The moral judgement between mens' and women's' work is interesting, but not what the study was about. It would be interesting to see studies done on that, and what acceptable parenting looks like when mothers do it, as opposed to when fathers do it.
I remember reading about a woman who let her 9year old son use the subway to get himself home in New York and she was called America's worst mother (a bit of an exaggeration...!)
This is her website:- www.freerangekids.com/faq/
"Our boy knows how to read a map, he speaks the language and we’re New Yorkers. We’re on the subway all the time.That’s how it came to be that one sunny Sunday, after lunch at McDonald’s, I took him to Bloomingdales — and left him in the handbag department.I didn’t leave him unprepared, of course! I gave him a map, a MetroCard, quarters for the phone and $20 for emergencies. Bloomingdale’s sits on top of a subway station on our local line, and it’s always crowded with shoppers. I believed he’d be safe. I believed he could figure out his way. And if he needed to ask someone for directions — which it turns out he did — I even believed the person would not think, “Gee, I was about to go home with my nice, new Bloomingdale’s shirt. But now I think I’ll abduct this adorable child instead.”
Long story short: He got home about 45 minutes later, ecstatic with independence."
I do think she makes some good points about raising more independent capable children
I would have been arrested, as would my mother and grandmother.
I was part of a conversation on this subject recently looking at "intense" sports: both dangerous and very time intense (eg ultra running). All the women said a woman would be judged much more harshly if she came a cropper via that sport compared to a man. All the refused to see it even when it was explained to them. It was so depressing.
My DP was treated as a conquering hero by many because he changed nappies aaarrrhhh.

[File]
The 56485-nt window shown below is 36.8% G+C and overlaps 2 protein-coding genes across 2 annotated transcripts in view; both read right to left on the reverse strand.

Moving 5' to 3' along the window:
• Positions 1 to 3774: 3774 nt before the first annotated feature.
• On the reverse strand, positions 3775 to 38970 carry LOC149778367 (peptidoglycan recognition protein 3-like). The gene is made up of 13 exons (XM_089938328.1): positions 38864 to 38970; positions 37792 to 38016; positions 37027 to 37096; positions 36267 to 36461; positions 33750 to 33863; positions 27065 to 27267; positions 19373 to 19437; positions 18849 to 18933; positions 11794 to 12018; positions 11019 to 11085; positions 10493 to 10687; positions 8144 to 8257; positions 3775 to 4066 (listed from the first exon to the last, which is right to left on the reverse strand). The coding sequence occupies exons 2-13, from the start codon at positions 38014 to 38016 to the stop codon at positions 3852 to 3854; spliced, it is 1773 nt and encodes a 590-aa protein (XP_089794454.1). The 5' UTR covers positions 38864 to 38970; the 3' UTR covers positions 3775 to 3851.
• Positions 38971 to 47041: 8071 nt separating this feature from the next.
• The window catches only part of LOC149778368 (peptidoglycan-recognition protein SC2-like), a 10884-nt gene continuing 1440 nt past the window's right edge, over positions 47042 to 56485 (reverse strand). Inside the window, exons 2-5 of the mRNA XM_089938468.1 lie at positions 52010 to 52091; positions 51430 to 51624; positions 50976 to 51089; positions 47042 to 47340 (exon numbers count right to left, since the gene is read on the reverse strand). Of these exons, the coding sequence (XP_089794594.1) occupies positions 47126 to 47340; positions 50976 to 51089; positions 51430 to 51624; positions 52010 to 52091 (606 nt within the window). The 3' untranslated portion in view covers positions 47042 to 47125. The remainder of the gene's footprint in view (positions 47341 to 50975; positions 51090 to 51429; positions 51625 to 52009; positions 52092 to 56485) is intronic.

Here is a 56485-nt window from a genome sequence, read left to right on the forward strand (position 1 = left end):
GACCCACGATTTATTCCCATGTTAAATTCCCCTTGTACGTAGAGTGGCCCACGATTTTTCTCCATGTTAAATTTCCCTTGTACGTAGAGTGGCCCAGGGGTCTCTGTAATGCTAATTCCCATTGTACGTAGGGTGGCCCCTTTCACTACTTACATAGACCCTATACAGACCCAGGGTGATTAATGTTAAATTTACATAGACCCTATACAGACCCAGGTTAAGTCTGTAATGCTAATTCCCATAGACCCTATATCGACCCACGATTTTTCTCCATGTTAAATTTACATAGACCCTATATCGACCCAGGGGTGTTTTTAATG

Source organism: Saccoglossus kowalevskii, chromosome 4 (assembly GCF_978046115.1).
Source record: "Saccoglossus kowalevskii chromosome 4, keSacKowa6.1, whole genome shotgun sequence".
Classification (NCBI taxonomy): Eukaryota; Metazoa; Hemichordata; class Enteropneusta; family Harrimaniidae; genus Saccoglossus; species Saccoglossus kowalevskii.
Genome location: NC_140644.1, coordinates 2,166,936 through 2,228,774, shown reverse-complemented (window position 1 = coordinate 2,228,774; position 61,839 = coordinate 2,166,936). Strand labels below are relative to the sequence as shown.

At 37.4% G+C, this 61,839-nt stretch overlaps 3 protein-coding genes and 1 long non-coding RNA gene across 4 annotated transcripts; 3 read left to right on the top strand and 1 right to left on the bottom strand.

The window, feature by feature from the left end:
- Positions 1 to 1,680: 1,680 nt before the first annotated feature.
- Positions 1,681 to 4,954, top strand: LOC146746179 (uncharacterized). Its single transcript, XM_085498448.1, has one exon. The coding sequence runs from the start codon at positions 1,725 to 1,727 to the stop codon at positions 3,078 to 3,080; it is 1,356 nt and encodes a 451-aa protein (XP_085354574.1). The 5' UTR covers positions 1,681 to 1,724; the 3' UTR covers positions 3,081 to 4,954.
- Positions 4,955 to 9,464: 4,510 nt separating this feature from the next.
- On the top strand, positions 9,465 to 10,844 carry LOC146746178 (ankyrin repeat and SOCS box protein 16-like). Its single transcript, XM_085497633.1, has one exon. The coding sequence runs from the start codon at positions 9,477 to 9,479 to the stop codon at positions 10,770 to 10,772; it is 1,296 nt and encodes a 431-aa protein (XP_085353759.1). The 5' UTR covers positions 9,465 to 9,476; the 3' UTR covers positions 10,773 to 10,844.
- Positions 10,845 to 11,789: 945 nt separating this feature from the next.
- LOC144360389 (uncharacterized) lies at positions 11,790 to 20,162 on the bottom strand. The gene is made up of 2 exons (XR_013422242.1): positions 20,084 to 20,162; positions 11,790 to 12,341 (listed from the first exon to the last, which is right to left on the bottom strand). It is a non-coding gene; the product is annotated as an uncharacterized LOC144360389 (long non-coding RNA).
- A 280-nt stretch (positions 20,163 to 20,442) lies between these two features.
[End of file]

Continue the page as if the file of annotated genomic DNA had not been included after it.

Hands up if you have been told "you are really lucky" because the father of your children does some housework or childcare. Men and women are indeed judged differently.
America's worst mother - i read it and think "good for her" and then i ask myself if the child involved had been a girl would it make me say that?
Bitofacow; I agree with you re: men treated as heroes. Almost as annoying as the men who say they are "babysitting" when they're looking after their own children!
Do you think you'd worry more about a girl being alone in public? Do you think it's riskier? Interested to hear
There was a thread on here a while ago about a mum who left her 6 month old asleep in the cot whilst she nipped 50m down the road to the post office. There was outrage, despite it clearly being statistically safer to leave the child than take it with her. There were some classic statements - what if the mother got run over (well thank god the baby wasn't with her!) which clearly demonstrated how bad humans are at risk assessment. Even when people accepted leaving the baby was lower risk, they still wouldn't do it because "they couldn't live with themselves" if something did happen. To me it seemed we in general would rather put our kids at more risk but in a situation where the judgement if something wrong would be less.